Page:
Changes between Version 5 and Version 6 of Obsolete/MovedToTree/PackageManagement/Migration


Ignore:
Timestamp:
Nov 23, 2013, 10:27:22 PM (6 years ago)
Author:
bonefish
Comment:

/boot/common removed. Mention setarch and find_path*(). Update on update-packages.

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  • Obsolete/MovedToTree/PackageManagement/Migration

    v5 v6  
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    88 * Almost all software lives in packages and is only virtually extracted. The virtually extracted package content is read-only.
    9  * Software (i.e. packages) can be installed via the command line package manager `pkgman` -- `pkgman search/install/uninstall/update ...` searches for, installs, uninstalls, and updates packages respectively. Packages can also be installed manually by moving (not copying) them to the respective "packages" subdirectory in "/boot/system", "/boot/common", or "/boot/home/config".
     9 * Software (i.e. packages) can be installed via the command line package manager `pkgman` -- `pkgman search/install/uninstall/update ...` searches for, installs, uninstalls, and updates packages respectively. Packages can also be installed manually by moving (not copying) them to the respective "packages" subdirectory in "/boot/system" or "/boot/home/config".
    1010 * The directory layout has changed and many directories have become read-only. Cf. [wiki:PackageManagement/DirectoryStructure DirectoryStructure] for details.
    1111 * The Deskbar menu works differently. It uses a new virtual directory Tracker/Deskbar feature to generate its content. Any package can contribute Deskbar menu entries by including respective symlinks in "data/deskbar/menu". The virtual directory merges the respective directories from all installation locations plus the user settings directory "/boot/home/config/settings/deskbar/menu". That means whenever a package is installed/removed its Desbar menu entries will be added/removed automatically. The user settings directory allows the user to add new entries manually. The whole behavior can be changed by overriding the default virtual directory. Before using the default virtual directory "/boot/system/data/deskbar/menu_entries" Deskbar first looks for "/boot/home/config/settings/deskbar/menu_entries". This can be a virtual directory as well, or a regular directory, or a symlink to either. E.g. making it a symlink to the "menu" directory will cause Deskbar to use only the contents of that directory, i.e. the menu contents is completely user-defined.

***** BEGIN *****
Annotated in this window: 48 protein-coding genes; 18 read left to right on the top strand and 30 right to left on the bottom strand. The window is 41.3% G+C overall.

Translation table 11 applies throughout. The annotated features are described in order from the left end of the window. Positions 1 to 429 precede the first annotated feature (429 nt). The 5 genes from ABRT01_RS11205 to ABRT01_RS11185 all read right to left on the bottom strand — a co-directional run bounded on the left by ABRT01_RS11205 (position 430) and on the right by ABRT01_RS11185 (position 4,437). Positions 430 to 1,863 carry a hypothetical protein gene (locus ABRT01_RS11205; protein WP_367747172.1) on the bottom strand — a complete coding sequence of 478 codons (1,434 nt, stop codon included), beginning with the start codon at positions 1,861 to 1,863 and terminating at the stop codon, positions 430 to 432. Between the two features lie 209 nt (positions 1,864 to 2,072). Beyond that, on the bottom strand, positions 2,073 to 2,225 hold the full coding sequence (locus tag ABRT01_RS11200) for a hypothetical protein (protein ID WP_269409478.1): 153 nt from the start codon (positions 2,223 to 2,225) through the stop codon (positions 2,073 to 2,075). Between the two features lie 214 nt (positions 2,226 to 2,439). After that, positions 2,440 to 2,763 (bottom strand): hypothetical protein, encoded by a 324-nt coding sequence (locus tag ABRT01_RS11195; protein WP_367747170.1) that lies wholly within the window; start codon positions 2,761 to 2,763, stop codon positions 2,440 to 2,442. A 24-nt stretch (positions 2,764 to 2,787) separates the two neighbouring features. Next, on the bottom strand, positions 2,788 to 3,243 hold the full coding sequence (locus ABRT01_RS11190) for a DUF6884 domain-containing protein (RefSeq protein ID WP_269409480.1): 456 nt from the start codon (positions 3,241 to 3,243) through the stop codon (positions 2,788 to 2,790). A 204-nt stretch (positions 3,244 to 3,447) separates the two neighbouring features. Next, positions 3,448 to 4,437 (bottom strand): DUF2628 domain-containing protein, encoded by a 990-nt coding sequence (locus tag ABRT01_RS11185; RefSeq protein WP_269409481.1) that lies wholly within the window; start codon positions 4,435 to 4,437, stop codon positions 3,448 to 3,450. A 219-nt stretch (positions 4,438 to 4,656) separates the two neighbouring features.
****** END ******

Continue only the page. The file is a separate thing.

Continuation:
1818 * All development files (headers, libraries, the tool chain) have moved to "develop" in the respective installation location. Headers live in "develop/headers", development libraries in "develop/lib". Development libraries means besides static libraries also symlinks to shared libraries. The shared libraries themselves as well as all symlinks required to run a program using the library (at most one symlink per library -- the soname) live in "lib".
    1919 * Commands, libraries, add-ons, and headers for the secondary architecture of a hybrid Haiku live in an "<arch>" subdirectory of their usual location. This doesn't hold for the system headers which exist only in the primary location.